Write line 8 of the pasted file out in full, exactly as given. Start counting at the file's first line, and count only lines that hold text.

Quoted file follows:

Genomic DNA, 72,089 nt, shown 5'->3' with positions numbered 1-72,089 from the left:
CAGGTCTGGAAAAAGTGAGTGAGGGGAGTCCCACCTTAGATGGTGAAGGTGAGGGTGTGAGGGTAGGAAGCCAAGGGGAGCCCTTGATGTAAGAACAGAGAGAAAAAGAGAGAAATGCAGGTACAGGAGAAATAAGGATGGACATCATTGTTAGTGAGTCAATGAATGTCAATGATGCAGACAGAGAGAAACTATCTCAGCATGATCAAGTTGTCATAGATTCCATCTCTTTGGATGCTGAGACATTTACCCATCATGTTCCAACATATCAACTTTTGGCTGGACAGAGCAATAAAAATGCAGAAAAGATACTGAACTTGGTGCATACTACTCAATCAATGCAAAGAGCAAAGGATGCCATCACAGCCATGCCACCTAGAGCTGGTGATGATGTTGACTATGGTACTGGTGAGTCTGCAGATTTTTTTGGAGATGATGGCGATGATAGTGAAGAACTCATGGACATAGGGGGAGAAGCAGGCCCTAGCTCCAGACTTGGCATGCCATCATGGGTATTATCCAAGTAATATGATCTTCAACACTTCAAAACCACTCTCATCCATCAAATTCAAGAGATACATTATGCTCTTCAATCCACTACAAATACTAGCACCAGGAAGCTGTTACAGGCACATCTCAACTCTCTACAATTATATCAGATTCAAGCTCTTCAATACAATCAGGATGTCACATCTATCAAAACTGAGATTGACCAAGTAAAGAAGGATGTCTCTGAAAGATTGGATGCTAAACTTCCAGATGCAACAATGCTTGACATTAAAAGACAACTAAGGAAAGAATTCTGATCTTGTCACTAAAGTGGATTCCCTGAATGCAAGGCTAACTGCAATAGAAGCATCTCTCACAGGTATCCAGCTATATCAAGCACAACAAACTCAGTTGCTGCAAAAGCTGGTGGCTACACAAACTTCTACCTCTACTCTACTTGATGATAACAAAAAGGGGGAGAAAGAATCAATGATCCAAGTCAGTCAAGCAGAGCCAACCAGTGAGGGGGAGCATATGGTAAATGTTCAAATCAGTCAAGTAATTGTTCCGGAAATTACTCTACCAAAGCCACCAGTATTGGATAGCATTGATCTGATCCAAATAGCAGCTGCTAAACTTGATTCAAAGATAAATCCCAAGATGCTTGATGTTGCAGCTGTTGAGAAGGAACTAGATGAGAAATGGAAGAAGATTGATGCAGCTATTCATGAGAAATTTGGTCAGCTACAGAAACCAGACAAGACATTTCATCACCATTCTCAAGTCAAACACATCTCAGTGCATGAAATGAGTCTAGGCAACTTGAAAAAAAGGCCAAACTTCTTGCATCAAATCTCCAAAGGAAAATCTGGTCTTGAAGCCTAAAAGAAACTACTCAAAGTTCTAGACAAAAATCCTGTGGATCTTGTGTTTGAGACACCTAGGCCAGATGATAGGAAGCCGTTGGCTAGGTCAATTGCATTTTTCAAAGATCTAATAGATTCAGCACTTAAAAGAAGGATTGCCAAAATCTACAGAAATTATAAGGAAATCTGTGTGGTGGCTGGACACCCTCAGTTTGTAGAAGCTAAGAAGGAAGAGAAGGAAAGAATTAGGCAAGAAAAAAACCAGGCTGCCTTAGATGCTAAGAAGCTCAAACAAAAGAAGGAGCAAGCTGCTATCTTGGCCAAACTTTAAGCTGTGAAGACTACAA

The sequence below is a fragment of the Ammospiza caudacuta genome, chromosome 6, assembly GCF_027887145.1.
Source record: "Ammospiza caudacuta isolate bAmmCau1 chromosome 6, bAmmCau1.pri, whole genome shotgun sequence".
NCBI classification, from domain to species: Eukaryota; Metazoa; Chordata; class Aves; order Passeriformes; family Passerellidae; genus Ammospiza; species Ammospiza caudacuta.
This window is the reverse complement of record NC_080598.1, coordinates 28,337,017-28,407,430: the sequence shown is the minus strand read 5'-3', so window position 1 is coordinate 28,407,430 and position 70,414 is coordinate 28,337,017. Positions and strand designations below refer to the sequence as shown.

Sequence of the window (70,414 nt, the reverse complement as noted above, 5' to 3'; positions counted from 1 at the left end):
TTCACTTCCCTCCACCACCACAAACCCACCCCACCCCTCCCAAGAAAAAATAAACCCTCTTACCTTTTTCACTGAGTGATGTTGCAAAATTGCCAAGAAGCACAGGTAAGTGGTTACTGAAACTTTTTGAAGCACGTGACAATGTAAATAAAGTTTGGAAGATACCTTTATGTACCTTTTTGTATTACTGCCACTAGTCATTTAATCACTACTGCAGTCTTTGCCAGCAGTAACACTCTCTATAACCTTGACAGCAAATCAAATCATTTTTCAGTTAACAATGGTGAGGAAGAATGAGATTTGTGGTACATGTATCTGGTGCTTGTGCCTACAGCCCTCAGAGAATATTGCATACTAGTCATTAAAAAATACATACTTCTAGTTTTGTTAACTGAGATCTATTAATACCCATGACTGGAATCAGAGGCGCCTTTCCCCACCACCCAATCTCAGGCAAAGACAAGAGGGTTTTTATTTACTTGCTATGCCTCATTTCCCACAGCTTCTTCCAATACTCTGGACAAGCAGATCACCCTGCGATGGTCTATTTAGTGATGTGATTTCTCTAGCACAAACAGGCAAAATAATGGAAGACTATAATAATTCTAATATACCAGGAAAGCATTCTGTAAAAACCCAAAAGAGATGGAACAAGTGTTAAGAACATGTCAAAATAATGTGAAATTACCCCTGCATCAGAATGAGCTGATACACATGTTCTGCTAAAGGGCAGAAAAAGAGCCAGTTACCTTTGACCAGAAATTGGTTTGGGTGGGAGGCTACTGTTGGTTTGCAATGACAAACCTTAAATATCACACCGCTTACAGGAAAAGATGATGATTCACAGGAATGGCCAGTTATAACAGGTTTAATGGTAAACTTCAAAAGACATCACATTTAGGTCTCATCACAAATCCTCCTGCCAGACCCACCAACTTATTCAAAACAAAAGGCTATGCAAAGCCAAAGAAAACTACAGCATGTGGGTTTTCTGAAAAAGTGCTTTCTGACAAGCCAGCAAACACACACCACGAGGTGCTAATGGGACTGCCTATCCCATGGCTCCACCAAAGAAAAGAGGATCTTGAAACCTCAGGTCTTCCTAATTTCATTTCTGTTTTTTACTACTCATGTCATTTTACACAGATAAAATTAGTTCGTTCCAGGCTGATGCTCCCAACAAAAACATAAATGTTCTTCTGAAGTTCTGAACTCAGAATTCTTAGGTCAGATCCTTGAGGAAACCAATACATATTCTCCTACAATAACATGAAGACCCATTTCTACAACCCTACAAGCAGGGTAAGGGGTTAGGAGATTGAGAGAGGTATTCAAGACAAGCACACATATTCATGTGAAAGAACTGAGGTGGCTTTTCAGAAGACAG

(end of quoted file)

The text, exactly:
TTCACTTCCCTCCACCACCACAAACCCACCCCACCCCTCCCAAGAAAAAATAAACCCTCTTACCTTTTTCACTGAGTGATGTTGCAAAATTGCCAAGAAGCACAGGTAAGTGGTTACTGAAACTTTTTGAAGCACGTGACAATGTAAATAAAGTTTGGAAGATACCTTTATGTACCTTTTTGTATTACTGCCACTAGTCATTTAATCACTACTGCAGTCTTTGCCAGCAGTAACACTCTCTATAACCTTGACAGCAAATCAAATCATTTTTCAGTTAACAATGGTGAGGAAGAATGAGATTTGTGGTACATGTATCTGGTGCTTGTGCCTACAGCCCTCAGAGAATATTGCATACTAGTCATTAAAAAATACATACTTCTAGTTTTGTTAACTGAGATCTATTAATACCCATGACTGGAATCAGAGGCGCCTTTCCCCACCACCCAATCTCAGGCAAAGACAAGAGGGTTTTTATTTACTTGCTATGCCTCATTTCCCACAGCTTCTTCCAATACTCTGGACAAGCAGATCACCCTGCGATGGTCTATTTAGTGATGTGATTTCTCTAGCACAAACAGGCAAAATAATGGAAGACTATAATAATTCTAATATACCAGGAAAGCATTCTGTAAAAACCCAAAAGAGATGGAACAAGTGTTAAGAACATGTCAAAATAATGTGAAATTACCCCTGCATCAGAATGAGCTGATACACATGTTCTGCTAAAGGGCAGAAAAAGAGCCAGTTACCTTTGACCAGAAATTGGTTTGGGTGGGAGGCTACTGTTGGTTTGCAATGACAAACCTTAAATATCACACCGCTTACAGGAAAAGATGATGATTCACAGGAATGGCCAGTTATAACAGGTTTAATGGTAAACTTCAAAAGACATCACATTTAGGTCTCATCACAAATCCTCCTGCCAGACCCACCAACTTATTCAAAACAAAAGGCTATGCAAAGCCAAAGAAAACTACAGCATGTGGGTTTTCTGAAAAAGTGCTTTCTGACAAGCCAGCAAACACACACCACGAGGTGCTAATGGGACTGCCTATCCCATGGCTCCACCAAAGAAAAGAGGATCTTGAAACCTCAGGTCTTCCTAATTTCATTTCTGTTTTTTACTACTCATGTCATTTTACACAGATAAAATTAGTTCGTTCCAGGCTGATGCTCCCAACAAAAACATAAATGTTCTTCTGAAGTTCTGAACTCAGAATTCTTAGGTCAGATCCTTGAGGAAACCAATACATATTCTCCTACAATAACATGAAGACCCATTTCTACAACCCTACAAGCAGGGTAAGGGGTTAGGAGATTGAGAGAGGTATTCAAGACAAGCACACATATTCATGTGAAAGAACTGAGGTGGCTTTTCAGAAGACAG